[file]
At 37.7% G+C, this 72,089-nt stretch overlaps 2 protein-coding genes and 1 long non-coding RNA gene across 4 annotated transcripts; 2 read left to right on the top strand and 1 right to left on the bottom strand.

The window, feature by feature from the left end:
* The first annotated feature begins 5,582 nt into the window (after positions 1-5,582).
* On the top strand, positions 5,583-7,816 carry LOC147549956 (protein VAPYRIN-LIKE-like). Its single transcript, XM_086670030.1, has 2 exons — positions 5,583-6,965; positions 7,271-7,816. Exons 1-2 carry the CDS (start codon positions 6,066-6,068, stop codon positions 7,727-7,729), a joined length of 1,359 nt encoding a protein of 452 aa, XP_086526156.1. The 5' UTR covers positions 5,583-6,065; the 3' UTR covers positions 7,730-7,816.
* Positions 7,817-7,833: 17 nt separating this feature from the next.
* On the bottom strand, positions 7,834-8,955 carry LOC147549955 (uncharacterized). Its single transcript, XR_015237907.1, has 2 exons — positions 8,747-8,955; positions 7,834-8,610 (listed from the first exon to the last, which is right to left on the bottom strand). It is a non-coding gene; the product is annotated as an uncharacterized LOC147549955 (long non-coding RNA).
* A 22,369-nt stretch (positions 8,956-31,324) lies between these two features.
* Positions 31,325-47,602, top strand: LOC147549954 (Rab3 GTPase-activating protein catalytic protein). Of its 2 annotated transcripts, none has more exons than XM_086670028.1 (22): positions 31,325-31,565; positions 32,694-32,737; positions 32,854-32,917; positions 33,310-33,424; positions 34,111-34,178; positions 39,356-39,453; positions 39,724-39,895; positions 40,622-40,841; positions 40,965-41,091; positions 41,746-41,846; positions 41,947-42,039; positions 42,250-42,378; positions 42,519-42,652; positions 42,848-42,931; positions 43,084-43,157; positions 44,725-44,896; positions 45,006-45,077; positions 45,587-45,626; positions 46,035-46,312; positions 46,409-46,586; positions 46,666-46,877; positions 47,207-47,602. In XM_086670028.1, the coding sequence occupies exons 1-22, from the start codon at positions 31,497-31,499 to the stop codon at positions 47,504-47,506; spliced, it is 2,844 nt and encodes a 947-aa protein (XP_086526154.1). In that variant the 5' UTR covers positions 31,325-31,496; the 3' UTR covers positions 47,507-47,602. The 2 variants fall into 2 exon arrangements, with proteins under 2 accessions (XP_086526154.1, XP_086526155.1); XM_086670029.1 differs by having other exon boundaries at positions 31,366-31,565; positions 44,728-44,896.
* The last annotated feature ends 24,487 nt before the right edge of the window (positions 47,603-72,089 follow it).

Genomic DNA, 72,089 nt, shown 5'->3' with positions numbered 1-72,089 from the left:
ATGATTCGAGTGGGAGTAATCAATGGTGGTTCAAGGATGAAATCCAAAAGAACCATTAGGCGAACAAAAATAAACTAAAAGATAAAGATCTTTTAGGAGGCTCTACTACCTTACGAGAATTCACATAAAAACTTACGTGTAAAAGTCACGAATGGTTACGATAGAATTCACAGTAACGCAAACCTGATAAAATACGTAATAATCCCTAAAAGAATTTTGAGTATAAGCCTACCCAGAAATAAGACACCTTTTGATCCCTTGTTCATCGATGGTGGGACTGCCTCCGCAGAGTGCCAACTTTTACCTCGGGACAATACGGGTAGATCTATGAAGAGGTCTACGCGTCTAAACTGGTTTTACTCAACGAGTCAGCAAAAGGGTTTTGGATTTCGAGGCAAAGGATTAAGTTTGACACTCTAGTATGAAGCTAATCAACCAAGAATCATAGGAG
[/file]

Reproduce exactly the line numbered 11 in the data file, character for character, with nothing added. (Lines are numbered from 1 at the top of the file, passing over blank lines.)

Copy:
ATGATTCGAGTGGGAGTAATCAATGGTGGTTCAAGGATGAAATCCAAAAGAACCATTAGGCGAACAAAAATAAACTAAAAGATAAAGATCTTTTAGGAGGCTCTACTACCTTACGAGAATTCACATAAAAACTTACGTGTAAAAGTCACGAATGGTTACGATAGAATTCACAGTAACGCAAACCTGATAAAATACGTAATAATCCCTAAAAGAATTTTGAGTATAAGCCTACCCAGAAATAAGACACCTTTTGATCCCTTGTTCATCGATGGTGGGACTGCCTCCGCAGAGTGCCAACTTTTACCTCGGGACAATACGGGTAGATCTATGAAGAGGTCTACGCGTCTAAACTGGTTTTACTCAACGAGTCAGCAAAAGGGTTTTGGATTTCGAGGCAAAGGATTAAGTTTGACACTCTAGTATGAAGCTAATCAACCAAGAATCATAGGAG